Tributes to market trader Bill who loved his customers

File photo of Bill and Pauline Hartland.

File photo of Bill and Pauline Hartland. - Credit: Supplied by the family

Setting up his haberdashery market stall in a north Norfolk town centre, serving customers and simply chatting to those who stopped by - these were among Bill Hartland's happiest times. 

The 80-year-old, who lived at Weybourne, was "a worker" and someone who loved being outdoors, according to his widow, Pauline. 

Bill Hartland, haberdasher, was a regular trader at the Friday market in Aylsham's Market Place.

Bill Hartland, haberdasher, was a regular trader at the Friday market in Aylsham's Market Place. - Credit: Stuart Anderson

"He loved all the people, his customers," Mrs Hartland said. "He was always chatting, never stopped.

"Aylsham market was his favourite. All the ladies looked after him, he had lots of 'girlfriends'.

"They used to ring me up at the shop and say, if I give you my order can Bill bring it when he comes?" 

Bill Hartland, from Weybourne, was a well-known face in the north Norfolk

Bill Hartland, from Weybourne, was a well-known face in the north Norfolk community thanks to his haberdashery shop and market stall. - Credit: Supplied by the family

Mr Hartland died on June 26 after contracting pneumonia. 

He had been well-known in north Norfolk for decades, having run his Something Special market stall in Fakenham, Aylsham and Sheringham for 40 years, as well as a shop with the same name in Holt. 

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Until the pandemic hit, he also used to run a pub quiz at The Crown in Sheringham. 

He and Mrs Hartland, now 79, were originally from Sutton Coldfield, near Birmingham, and he had a brother, George.

Bill Hartland, right, once played golf with legendary goal keeper Gordon Banks.

Bill Hartland, right, once played golf with legendary goal keeper Gordon Banks. - Credit: Supplied by the family

The couple met when she was 16 and he was 17. 

"I worked at the Sutton Coldfield Ford main dealers, in the office, and Bill was a mechanic there," Mrs Hartland said. "Four years later we got married, in 1964."

Mr Hartland became the manager of a Ford showroom in Birmingham, and then set up a business of his own, doing vehicle repairs.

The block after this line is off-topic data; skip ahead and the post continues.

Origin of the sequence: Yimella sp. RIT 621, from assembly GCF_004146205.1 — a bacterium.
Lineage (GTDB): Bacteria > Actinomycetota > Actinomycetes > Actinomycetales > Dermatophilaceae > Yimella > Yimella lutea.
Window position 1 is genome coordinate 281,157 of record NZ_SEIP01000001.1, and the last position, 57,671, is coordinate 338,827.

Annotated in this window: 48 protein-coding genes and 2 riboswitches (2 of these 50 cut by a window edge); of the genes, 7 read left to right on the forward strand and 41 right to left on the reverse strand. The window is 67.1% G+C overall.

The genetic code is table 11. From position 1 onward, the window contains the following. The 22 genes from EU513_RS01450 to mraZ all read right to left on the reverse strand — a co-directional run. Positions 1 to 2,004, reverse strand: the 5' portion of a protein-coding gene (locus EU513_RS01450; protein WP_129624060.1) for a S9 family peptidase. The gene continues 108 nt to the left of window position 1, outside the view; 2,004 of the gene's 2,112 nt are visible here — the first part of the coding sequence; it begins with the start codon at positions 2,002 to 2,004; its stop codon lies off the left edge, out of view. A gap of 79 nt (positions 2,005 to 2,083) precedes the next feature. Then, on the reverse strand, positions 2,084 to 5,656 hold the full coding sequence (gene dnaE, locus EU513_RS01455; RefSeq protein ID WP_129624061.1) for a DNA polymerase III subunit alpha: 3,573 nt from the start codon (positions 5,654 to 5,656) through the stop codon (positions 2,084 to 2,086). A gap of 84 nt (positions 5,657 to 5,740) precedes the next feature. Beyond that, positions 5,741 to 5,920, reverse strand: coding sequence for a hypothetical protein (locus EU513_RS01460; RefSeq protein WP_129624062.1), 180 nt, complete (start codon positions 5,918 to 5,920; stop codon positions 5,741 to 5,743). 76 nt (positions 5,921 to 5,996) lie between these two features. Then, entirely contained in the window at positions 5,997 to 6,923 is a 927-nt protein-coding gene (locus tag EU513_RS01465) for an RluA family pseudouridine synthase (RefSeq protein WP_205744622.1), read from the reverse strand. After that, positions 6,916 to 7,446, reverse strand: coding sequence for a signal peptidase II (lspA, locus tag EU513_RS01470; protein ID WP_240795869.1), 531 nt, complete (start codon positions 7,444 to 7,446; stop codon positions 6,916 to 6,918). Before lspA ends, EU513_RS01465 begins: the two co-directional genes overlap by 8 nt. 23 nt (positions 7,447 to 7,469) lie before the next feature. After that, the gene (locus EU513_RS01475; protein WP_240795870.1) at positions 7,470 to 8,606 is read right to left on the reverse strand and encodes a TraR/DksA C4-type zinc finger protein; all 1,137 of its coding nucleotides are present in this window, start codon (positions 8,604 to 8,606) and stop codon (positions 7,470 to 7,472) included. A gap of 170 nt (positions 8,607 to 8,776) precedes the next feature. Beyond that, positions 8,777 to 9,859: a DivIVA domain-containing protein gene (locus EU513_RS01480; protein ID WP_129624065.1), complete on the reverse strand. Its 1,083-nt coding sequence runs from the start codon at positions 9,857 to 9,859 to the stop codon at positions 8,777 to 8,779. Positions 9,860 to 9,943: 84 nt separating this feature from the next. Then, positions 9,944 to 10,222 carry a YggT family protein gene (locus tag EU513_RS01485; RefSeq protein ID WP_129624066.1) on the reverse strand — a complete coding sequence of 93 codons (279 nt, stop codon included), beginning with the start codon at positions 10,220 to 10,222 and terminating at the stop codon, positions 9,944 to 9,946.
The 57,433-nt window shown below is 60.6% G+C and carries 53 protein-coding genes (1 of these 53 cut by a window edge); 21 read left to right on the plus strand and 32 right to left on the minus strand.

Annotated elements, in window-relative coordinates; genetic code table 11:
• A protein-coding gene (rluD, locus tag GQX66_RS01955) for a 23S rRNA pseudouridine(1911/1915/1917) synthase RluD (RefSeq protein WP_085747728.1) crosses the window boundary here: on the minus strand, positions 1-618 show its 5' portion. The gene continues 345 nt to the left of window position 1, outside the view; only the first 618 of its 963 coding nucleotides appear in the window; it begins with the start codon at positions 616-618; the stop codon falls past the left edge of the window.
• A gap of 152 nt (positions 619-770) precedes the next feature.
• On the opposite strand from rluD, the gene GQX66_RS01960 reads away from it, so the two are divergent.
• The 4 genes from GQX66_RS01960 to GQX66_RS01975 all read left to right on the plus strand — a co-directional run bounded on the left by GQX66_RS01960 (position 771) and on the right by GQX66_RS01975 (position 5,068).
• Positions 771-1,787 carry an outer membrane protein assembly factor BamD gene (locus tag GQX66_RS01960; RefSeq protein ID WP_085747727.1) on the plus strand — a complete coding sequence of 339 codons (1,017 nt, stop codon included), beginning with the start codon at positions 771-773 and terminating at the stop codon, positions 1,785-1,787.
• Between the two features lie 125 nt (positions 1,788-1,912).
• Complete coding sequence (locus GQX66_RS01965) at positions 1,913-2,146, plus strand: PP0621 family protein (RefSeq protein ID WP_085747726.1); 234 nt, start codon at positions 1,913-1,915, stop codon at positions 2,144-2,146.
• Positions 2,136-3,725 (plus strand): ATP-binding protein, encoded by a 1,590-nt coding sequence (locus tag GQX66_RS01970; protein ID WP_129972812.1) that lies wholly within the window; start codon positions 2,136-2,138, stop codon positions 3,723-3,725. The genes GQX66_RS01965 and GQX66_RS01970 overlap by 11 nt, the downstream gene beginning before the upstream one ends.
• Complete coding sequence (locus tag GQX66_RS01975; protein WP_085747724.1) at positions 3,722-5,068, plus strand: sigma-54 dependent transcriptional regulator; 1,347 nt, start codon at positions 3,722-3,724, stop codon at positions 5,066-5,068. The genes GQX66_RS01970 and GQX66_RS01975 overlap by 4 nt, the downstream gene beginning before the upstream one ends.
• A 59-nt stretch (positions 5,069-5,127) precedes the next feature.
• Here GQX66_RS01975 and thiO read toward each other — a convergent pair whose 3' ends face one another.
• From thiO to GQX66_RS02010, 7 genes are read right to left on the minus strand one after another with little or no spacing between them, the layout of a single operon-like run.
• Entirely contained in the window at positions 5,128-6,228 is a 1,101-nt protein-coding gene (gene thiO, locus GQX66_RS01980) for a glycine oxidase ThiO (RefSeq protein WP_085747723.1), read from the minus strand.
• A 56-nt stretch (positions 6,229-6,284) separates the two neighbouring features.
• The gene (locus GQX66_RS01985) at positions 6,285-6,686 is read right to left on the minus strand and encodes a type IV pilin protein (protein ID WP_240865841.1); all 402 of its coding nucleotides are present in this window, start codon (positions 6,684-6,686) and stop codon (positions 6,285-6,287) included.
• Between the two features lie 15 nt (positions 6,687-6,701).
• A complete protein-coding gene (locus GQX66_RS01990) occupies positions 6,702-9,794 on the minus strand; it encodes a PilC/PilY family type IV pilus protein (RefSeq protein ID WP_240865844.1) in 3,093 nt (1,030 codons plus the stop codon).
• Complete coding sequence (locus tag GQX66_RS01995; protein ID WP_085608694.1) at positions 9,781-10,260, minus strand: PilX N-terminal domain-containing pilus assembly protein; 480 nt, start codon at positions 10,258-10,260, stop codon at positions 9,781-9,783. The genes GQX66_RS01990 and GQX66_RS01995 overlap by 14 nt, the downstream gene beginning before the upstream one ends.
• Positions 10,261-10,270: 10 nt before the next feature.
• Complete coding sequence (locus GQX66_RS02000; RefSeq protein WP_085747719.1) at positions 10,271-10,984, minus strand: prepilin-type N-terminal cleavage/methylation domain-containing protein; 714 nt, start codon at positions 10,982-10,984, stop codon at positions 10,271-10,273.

Mrs Hartland said he had a love of classic cars.

Bill Hartland, right, with his son Graham and grandson, Lincoln. Picture is from around 11 years ago. 

Bill Hartland, right, with his son Graham and grandson, Lincoln. Picture is from around 11 years ago. - Credit: Supplied by the family

The couple used to holiday in north Norfolk, where George lived with his family, and they also decided to move to the area when their daughter, Melanie, was 10, and son, Graham, was 15.

They both started out running the haberdashery stall, with Mrs Hartland also sewing for the business. Around 30 years ago they opened a shop in Holt, which later moved to its current location, around the back of the Feathers pub, off the Market Place.

"He loved it," Mrs Hartland said. "It was such a change from motor engineering. But that was probably a good thing because cars have changed so much.

"He loved having the company and he loved the outdoors. He was not an indoor man or a television man."

Bill Hartland, escorting his daughter, Melanie, to Weybourne church on her wedding day.

Bill Hartland, escorting his daughter, Melanie, to Weybourne church on her wedding day. - Credit: Supplied by the family

Mrs Hartland said he also enjoyed taking care of his garden, and making it an attractive spot for wild birds.

"He's got feeders all over the garden," she said.

"He loved getting up early in the morning and being out. He enjoyed his life. We were very lucky."

Golf was another hobby, and he fondly remembered a game he once got to play with legendary football goal keeper Gordon Banks.

Mr Hartland was chairman of a market traders' federation, based in Sheringham, until it disbanded, and he always defended the role of outdoor markets in town life. 

Graham still lives locally and Melanie now lives in the Blue Mountains near Sydney in Australia.  

Mr Hartland is also survived by a grandson, Lincoln, and granddaughter, Jessica.

Fellow market traders at Aylsham celebrated his 80th birthday with him, when he passed that milestone on April 28.

At last Friday's market, floral tributes were set up where his pitch used to be.

A message with the flowers from Aylsham Town Council read: "To a well-respected market trader who will be sorely missed."

Deborah Dixon and Sarah Whybrow, who run a pet stall at the market, said Mr Hartland was a "one in a million".

They said: "He has been part of our market for many many years he was such a character with an amazing sense of humour."

Mr Hartland's funeral will be on at 2pm on August 1 at Cromer Crematorium.